Creating a startup venture can be the best or worst thing in the world depending on the experience of the individual. More than half of these projects in New Zealand will fail inside the first 12 months, outlining how competitive and risky these enterprises can be at any given moment. There are a lot of factors involved that will determine the fate of the concept, but those who have the drive to make it a success can make it work for them.
What will be required is a set of key objectives that allows all parties to work towards the same target. Perhaps this is a blueprint designed around financial goals, business interest or other metrics that demonstrate sustainable growth. Once these objectives have been established, it will be easier to create a path that follows sound principles and a coherent commercial plan.
Research is the bedrock that makes any successful startup venture work for New Zealanders. Founders and owners have to assess their particular niche, understanding what value it brings to the community, what prices are set by the market, what elements impact the fluctuations in price, technology that can make the process more efficient and other components that will be evident in the years to follow. Studying the field is an investment in developing the intellectual property, ensuring that the right people have their finger on the pulse.
The team members that work within the walls of the startup venture will often dictate the trajectory of the enterprise. From the office manager to the sales staff, the engineers, the marketing specialists, developer officers, customer service representatives and those at the top of the hierarchy, the execution of their unique roles have to be aligned to the greater goals and business interests of the organisation. This is a domain that comes down to hiring and talent acquisition, following an instinct that brings aboard talent and hard work.
Establishing local connections and working relationships will allow a startup venture to go to the next level. Suppliers for product components, couriers, commercial investors and website hosts are all part of the project whether they have a direct or indirect footprint. If there are skilled people who can build on those connections and work with trustworthy professionals in the area, then many of the logistical hurdles can be managed down the line. No one can succeed in this environment through individual skill or sheer luck because at some point in time, others have to be trusted outside of the enterprise.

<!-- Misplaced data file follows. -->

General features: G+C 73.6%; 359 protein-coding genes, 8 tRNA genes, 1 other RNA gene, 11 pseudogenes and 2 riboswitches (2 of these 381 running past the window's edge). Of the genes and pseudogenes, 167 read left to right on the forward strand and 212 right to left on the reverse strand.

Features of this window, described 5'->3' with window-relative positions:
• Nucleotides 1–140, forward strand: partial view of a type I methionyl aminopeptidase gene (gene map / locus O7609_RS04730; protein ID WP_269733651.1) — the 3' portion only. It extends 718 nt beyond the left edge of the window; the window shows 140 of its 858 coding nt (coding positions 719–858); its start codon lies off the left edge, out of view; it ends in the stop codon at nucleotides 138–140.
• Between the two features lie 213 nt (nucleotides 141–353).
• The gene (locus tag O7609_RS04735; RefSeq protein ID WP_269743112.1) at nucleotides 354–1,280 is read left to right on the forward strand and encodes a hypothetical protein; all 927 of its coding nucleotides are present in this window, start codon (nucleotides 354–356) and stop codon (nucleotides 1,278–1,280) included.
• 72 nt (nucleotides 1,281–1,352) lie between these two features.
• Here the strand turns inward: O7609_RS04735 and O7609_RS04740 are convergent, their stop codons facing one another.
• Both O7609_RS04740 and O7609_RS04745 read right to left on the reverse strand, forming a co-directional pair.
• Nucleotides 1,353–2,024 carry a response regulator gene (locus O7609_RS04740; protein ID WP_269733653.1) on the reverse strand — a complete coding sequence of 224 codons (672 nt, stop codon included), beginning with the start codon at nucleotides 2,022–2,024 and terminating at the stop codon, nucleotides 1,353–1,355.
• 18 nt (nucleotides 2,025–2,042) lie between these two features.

Having investment capital and a sound financial strategy is where a startup venture either thrives or collapses. It is a major factor that outlines why more than half of these projects cannot be sustained beyond the first year of operation, failing to find the funds or leverage their capital in the right departments. Some of this money can be earned through other businesses that are sold outright, or by attracting commercial interests from outside parties, giving them a chance to own a percentage of the brand depending on the size of their generosity.
Anticipating setbacks and disappointments should be part of the equation for Kiwis that want their startup venture to last the distance. This is not about planning to fail, but to have a flexible operating model that takes advantage of contingencies. It could be the removal of an investor, an issue with production of a manufacturing component or a spike in prices with certain couriers. Whatever the case may be, a thriving startup venture on New Zealand shores will follow a strict set of protocols that can quickly switch attention to a sound solution.